Merkel Urges EU to Rise to the Biggest Challenge in Its History
(Bloomberg) -- Chancellor Angela Merkel urged the European Union to forge a common path to confront what she called the biggest challenge in its history, calling on member states to reach agreement on an ambitious recovery plan this summer.
On her first trip outside Germany since Europe went into lockdown in March to contain the coronavirus, Merkel told EU lawmakers in Brussels that member states not only need to overcome the economic fallout but establish a united bloc outfitted for the future challenges of climate change and the digital economy.
“Europe will emerge stronger after the crisis if we strengthen the common spirit,” Merkel told the European Parliament Wednesday as Germany assumes the six-month rotating EU presidency. “Nobody makes it through this crisis alone. We are all vulnerable.”
The comments pile pressure on member states, including the Netherlands and Sweden, who have resisted the scale of a proposed 750 billion-euro ($845 billion) recovery fund financed from joint borrowing. Skeptical governments have questioned the unprecedented plan -- to be discussed at a summit on July 17 -- as too costly.
Merkel said an agreement must be reached soon, but doing so “will require a lot of compromise from all sides.” That implies movement from Germany, as the chancellor lauded the European Commission’s proposal for including an initial of 500 billion-euro plan put forward by Germany and France.
“The depth of the economic fallout calls on us to move quickly,” she said, adding that Germany is prepared to do its part -- and that more vulnerable regions of Europe must be shown solidarity. “We have no time to lose.”
Beyond the economic damage, the pandemic cut to the core of the EU, forcing the suspension of free movement, one of the its most cherished principles of the world’s largest trading bloc. Merkel noted her own history growing up in communist Eastern Germany in relaying the difficult decision to suspend personal rights.
Alongside the recovery fund, Europe is also wrestling with its next multi-year budget. The combination gives Brussels significant leverage to wield over member states, especially in countries like Hungary and Poland where democratic standards are eroding.
Ursula von der Leyen, the president of the commission and Merkel’s former defense minister, doubled down on the call for solidarity but noted that spending would come with strings attached.
“Investment is linked to reforms based on existing country-specific recommendations,” she said, speaking directly after Merkel. “Each and every member state has work to do. If we want to come out stronger from the crisis, we must all change for the better.”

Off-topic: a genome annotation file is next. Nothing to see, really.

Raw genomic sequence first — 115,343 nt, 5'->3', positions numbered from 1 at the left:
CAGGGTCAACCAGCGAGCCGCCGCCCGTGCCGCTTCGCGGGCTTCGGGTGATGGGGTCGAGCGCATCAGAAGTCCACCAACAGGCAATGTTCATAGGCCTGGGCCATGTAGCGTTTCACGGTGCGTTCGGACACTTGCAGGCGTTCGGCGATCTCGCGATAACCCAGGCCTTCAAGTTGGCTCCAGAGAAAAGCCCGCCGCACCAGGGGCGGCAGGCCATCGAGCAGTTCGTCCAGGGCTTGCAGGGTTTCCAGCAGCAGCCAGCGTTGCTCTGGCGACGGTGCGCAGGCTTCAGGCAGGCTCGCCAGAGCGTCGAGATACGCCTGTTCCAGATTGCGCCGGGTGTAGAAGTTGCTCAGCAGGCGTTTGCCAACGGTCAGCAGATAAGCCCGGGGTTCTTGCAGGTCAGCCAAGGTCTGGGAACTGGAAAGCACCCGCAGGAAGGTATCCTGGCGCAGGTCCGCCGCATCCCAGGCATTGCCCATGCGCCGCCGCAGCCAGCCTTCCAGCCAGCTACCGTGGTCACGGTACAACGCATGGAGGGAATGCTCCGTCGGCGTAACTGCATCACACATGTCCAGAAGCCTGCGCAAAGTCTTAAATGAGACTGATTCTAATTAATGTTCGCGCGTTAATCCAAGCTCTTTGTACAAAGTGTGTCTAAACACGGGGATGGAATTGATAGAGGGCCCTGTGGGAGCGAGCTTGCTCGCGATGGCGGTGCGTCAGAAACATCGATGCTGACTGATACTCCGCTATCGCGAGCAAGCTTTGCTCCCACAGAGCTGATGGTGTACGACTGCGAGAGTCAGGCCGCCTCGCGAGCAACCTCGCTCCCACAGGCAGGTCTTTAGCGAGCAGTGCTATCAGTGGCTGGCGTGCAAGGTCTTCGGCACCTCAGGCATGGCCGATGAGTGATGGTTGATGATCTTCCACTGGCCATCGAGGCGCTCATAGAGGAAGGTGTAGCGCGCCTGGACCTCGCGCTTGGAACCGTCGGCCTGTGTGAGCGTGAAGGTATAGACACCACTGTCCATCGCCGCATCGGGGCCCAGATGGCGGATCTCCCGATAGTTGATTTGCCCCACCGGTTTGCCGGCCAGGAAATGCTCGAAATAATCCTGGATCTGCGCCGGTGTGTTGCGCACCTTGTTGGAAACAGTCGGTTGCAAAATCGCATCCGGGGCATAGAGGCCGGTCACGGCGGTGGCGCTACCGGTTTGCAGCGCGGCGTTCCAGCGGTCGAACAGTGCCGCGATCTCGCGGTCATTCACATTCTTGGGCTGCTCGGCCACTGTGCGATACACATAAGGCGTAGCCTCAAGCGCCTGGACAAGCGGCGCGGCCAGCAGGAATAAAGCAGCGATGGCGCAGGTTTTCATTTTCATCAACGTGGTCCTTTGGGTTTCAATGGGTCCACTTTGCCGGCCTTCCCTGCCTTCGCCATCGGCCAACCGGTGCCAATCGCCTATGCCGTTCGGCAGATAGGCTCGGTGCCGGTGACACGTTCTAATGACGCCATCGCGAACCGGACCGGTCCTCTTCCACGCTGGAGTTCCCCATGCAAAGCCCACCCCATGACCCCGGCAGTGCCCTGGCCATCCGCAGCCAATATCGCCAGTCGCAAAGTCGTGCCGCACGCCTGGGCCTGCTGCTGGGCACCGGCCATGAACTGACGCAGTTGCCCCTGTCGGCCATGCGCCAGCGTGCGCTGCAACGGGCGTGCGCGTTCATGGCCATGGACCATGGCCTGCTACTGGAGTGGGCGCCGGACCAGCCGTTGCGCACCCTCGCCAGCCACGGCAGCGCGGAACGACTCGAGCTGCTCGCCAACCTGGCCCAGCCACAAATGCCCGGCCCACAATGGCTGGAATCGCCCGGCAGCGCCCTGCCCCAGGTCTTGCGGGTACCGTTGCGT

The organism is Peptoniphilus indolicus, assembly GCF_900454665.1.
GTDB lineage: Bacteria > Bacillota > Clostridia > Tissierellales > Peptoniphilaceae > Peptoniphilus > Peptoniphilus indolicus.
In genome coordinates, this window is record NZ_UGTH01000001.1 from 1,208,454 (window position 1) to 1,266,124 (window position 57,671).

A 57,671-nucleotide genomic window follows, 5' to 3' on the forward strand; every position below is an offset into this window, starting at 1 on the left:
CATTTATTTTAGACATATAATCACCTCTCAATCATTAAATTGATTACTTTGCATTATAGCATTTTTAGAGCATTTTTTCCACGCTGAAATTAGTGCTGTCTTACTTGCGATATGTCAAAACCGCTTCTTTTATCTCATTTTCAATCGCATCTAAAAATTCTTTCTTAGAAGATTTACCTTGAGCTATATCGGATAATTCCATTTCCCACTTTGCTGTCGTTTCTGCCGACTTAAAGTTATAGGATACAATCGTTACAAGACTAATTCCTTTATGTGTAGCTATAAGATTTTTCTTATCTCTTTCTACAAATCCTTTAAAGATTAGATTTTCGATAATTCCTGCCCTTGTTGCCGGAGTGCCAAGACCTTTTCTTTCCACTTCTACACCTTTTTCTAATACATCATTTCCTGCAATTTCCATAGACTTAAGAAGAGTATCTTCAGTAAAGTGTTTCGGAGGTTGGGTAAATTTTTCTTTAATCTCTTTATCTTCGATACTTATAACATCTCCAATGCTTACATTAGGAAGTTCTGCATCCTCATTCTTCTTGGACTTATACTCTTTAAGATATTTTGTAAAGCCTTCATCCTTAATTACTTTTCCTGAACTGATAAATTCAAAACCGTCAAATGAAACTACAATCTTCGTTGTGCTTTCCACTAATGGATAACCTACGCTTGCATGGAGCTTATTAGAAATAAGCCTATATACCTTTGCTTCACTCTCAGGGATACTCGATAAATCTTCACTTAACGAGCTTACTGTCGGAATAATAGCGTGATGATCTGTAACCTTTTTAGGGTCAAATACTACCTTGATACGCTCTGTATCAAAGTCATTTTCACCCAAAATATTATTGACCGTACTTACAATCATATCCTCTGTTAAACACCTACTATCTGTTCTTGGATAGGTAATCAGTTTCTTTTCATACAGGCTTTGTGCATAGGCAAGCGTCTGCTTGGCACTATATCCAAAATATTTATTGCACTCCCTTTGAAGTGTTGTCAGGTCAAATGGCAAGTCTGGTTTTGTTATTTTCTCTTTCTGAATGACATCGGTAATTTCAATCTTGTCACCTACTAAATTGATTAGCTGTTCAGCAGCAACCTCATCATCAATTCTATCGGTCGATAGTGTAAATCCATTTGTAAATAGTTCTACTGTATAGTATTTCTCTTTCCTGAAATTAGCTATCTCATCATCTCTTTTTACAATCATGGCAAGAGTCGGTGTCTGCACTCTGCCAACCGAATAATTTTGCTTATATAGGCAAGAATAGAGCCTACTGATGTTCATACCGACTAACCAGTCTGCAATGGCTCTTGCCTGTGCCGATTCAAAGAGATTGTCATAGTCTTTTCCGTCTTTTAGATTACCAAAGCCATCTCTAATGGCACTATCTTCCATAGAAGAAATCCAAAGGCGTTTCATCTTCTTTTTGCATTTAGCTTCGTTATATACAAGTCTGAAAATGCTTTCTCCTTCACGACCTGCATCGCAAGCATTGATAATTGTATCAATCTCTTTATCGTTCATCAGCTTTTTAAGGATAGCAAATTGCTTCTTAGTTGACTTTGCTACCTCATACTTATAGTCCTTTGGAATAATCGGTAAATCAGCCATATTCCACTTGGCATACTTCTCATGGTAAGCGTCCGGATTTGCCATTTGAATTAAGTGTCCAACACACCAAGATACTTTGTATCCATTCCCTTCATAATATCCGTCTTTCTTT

Italian Prime Minister Giuseppe Conte, who this week proposed a massive public investment program after his country was battered by the virus earlier this year, said the EU’s single market was at stake if the region’s leaders didn’t meet the challenge.
“Imagine what would it mean not to pursue a strong and coordinated European response -- the single market would be destroyed,” Conte said Wednesday in Madrid for talks with his Spanish counterpart, Pedro Sanchez.
As Merkel takes the reins in Europe, the long-time German leader has been blunt about the scope of Europe’s economic fallout and the need to tame the pandemic, even as the EU wrestles with geopolitical convulsions between an emerging Chinese superpower and a U.S. that’s retrenching under President Donald Trump.
Europe’s challenge from the coronavirus was laid bare this week, as the commission forecast an 8.7% contraction this year for the nations that share the euro, a full percentage point worse than previously predicted.
Risks remain “exceptionally high and mainly to the downside,” the EU’s executive arm said, with divergences between richer and poorer countries opening up even further than projected two months ago.
Alongside the wrangling over the recovery fund, Merkel bemoaned the lack of progress in talks with the U.K. over a deal over the future relationship between the two sides. She reiterated that the EU needed to prepare for the possibility that no Brexit agreement can be reached.
“The tasks ahead of us are enormous and will require a huge effort,” Merkel said.
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